SDOT goes European with new Seattle sidewalk policy
Is this a Seattle sidewalk or a quaint European cafe? Maybe Portland or San Francisco?
If a local restaurant previously wanted to stretch its operation onto a Seattle sidewalk, it had to erect a fence to create a clear separation between the business and the public way. Now, the Seattle Department of Transportation is noting that state regulations have changed. The city is, in turn, changing things up a bit.
Thanks to a recent change by the Washington State Liquor and Cannabis Board, restaurants can now outline permitted sidewalk cafes with pavement markers instead of the standard 42-inch high fences.
The city explains that it is modeling its new Seattle sidewalk policy off of what is used in many European cities — as well as Portland and San Francisco. In a pilot program, Seattle will work with volunteer businesses to experiment with fence-less sidewalk cafes. In it’s blog, SDOT states it believes the new regulations will “activate streets, create more vibrant neighborhoods, and support economic vitality.”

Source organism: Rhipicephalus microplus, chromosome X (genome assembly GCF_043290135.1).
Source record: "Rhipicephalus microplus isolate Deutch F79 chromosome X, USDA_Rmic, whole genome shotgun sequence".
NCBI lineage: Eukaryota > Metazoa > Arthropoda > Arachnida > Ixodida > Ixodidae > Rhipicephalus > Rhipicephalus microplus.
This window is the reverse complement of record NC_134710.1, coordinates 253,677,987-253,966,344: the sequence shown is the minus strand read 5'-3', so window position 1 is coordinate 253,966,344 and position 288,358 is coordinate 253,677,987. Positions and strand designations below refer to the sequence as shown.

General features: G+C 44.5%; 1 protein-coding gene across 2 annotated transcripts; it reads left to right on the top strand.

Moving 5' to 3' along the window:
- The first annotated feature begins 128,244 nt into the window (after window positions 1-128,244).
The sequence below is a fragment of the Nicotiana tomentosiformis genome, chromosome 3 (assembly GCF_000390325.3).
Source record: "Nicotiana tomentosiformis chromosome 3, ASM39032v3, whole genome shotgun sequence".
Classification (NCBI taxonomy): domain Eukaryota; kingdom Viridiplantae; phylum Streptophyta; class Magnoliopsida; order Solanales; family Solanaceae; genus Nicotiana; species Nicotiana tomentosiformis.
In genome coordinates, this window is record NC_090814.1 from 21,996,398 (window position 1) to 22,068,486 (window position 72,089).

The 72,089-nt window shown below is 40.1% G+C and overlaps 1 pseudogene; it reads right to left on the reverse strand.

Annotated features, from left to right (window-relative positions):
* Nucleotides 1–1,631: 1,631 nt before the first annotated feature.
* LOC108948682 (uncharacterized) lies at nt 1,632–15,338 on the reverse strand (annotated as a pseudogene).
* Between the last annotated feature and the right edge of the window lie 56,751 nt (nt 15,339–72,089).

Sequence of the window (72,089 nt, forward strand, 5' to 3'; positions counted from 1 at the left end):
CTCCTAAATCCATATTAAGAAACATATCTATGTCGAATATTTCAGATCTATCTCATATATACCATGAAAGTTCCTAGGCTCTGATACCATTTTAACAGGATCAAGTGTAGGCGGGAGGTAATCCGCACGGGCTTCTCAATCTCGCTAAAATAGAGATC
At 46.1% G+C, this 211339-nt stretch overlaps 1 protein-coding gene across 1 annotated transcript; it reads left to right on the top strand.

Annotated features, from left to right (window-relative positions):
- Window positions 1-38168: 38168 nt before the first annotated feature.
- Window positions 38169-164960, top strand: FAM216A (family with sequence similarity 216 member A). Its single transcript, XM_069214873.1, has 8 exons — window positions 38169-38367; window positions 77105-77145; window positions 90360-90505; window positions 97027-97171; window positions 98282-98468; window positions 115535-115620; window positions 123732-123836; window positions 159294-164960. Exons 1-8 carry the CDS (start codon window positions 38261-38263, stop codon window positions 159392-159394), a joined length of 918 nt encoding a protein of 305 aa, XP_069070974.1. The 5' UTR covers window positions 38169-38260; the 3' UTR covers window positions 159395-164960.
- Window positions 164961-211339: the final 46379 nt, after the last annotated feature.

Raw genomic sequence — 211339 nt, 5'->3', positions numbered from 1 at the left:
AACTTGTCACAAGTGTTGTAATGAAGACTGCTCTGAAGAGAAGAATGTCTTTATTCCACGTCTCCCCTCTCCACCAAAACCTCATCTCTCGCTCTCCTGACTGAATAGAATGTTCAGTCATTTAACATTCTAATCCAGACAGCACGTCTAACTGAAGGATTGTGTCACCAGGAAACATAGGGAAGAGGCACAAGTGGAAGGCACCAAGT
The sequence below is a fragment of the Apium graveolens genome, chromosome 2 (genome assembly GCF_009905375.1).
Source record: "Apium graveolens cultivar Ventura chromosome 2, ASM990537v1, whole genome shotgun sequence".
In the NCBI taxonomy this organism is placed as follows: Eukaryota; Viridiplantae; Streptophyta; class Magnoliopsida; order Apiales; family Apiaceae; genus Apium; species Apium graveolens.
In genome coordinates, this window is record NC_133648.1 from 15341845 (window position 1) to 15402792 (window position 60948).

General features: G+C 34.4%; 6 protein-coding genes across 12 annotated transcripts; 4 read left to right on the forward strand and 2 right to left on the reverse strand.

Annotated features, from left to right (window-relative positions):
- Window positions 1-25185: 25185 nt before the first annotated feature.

In the above diagram, SDOT explains where markers must be to separate the public from the cafe.
Instead of a fence, pavement markers will be installed every 10 feet between the tables and the sidewalk. That way patrons and passersby will know where the sidewalk ends.
To start a Seattle sidewalk operation, a $146 permit will be required. That permit is good for one year. For that price, a business can get four tables with two chairs each on the sidewalk. There is also a $172 “field review fee.” Not to mention the one-time fee of $516 for the city to review the sidewalk space in question to see if the tables and chairs will work.